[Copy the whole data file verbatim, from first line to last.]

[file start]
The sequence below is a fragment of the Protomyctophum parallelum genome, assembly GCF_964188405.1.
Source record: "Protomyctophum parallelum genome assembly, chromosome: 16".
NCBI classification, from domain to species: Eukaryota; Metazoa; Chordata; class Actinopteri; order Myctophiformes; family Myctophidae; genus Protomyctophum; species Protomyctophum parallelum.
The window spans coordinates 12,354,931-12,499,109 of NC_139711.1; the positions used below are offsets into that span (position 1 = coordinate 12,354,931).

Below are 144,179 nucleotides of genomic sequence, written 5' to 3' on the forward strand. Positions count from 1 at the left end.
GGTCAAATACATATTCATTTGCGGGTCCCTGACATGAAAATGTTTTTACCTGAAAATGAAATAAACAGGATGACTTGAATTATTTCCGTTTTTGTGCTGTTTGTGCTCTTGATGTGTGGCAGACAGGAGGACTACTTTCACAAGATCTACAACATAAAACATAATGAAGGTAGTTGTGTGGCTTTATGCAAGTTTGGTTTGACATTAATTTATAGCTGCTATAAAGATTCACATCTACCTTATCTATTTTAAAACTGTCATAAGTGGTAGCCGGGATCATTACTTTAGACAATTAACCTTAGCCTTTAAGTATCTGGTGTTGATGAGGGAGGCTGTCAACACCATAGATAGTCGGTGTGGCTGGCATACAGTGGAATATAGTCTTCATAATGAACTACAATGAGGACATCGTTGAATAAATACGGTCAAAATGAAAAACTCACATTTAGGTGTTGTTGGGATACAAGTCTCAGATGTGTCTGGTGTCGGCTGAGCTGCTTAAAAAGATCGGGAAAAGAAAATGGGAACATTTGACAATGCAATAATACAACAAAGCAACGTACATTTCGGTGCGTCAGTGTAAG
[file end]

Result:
The sequence below is a fragment of the Protomyctophum parallelum genome, assembly GCF_964188405.1.
Source record: "Protomyctophum parallelum genome assembly, chromosome: 16".
NCBI classification, from domain to species: Eukaryota; Metazoa; Chordata; class Actinopteri; order Myctophiformes; family Myctophidae; genus Protomyctophum; species Protomyctophum parallelum.
The window spans coordinates 12,354,931-12,499,109 of NC_139711.1; the positions used below are offsets into that span (position 1 = coordinate 12,354,931).

Below are 144,179 nucleotides of genomic sequence, written 5' to 3' on the forward strand. Positions count from 1 at the left end.
GGTCAAATACATATTCATTTGCGGGTCCCTGACATGAAAATGTTTTTACCTGAAAATGAAATAAACAGGATGACTTGAATTATTTCCGTTTTTGTGCTGTTTGTGCTCTTGATGTGTGGCAGACAGGAGGACTACTTTCACAAGATCTACAACATAAAACATAATGAAGGTAGTTGTGTGGCTTTATGCAAGTTTGGTTTGACATTAATTTATAGCTGCTATAAAGATTCACATCTACCTTATCTATTTTAAAACTGTCATAAGTGGTAGCCGGGATCATTACTTTAGACAATTAACCTTAGCCTTTAAGTATCTGGTGTTGATGAGGGAGGCTGTCAACACCATAGATAGTCGGTGTGGCTGGCATACAGTGGAATATAGTCTTCATAATGAACTACAATGAGGACATCGTTGAATAAATACGGTCAAAATGAAAAACTCACATTTAGGTGTTGTTGGGATACAAGTCTCAGATGTGTCTGGTGTCGGCTGAGCTGCTTAAAAAGATCGGGAAAAGAAAATGGGAACATTTGACAATGCAATAATACAACAAAGCAACGTACATTTCGGTGCGTCAGTGTAAG